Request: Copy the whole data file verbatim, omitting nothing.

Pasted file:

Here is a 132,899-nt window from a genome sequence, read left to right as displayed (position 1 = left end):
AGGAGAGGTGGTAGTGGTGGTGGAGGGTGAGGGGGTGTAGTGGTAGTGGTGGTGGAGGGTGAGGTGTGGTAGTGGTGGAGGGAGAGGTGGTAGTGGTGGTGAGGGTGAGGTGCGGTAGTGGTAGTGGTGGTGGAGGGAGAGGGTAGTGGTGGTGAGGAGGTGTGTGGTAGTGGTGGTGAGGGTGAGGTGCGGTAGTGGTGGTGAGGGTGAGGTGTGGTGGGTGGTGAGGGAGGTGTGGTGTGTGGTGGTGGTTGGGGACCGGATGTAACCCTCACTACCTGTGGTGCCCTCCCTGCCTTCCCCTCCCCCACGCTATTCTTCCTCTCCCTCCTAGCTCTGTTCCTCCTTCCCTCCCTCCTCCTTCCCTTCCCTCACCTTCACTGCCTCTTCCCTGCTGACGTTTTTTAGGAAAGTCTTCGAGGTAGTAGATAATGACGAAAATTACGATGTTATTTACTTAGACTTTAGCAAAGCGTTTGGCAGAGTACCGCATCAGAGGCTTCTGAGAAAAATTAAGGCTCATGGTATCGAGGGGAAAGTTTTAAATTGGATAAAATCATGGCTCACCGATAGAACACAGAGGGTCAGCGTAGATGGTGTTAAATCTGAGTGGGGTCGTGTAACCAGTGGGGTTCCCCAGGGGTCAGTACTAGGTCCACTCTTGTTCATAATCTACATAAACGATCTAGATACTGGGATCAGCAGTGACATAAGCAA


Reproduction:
Here is a 132,899-nt window from a genome sequence, read left to right as displayed (position 1 = left end):
AGGAGAGGTGGTAGTGGTGGTGGAGGGTGAGGGGGTGTAGTGGTAGTGGTGGTGGAGGGTGAGGTGTGGTAGTGGTGGAGGGAGAGGTGGTAGTGGTGGTGAGGGTGAGGTGCGGTAGTGGTAGTGGTGGTGGAGGGAGAGGGTAGTGGTGGTGAGGAGGTGTGTGGTAGTGGTGGTGAGGGTGAGGTGCGGTAGTGGTGGTGAGGGTGAGGTGTGGTGGGTGGTGAGGGAGGTGTGGTGTGTGGTGGTGGTTGGGGACCGGATGTAACCCTCACTACCTGTGGTGCCCTCCCTGCCTTCCCCTCCCCCACGCTATTCTTCCTCTCCCTCCTAGCTCTGTTCCTCCTTCCCTCCCTCCTCCTTCCCTTCCCTCACCTTCACTGCCTCTTCCCTGCTGACGTTTTTTAGGAAAGTCTTCGAGGTAGTAGATAATGACGAAAATTACGATGTTATTTACTTAGACTTTAGCAAAGCGTTTGGCAGAGTACCGCATCAGAGGCTTCTGAGAAAAATTAAGGCTCATGGTATCGAGGGGAAAGTTTTAAATTGGATAAAATCATGGCTCACCGATAGAACACAGAGGGTCAGCGTAGATGGTGTTAAATCTGAGTGGGGTCGTGTAACCAGTGGGGTTCCCCAGGGGTCAGTACTAGGTCCACTCTTGTTCATAATCTACATAAACGATCTAGATACTGGGATCAGCAGTGACATAAGCAA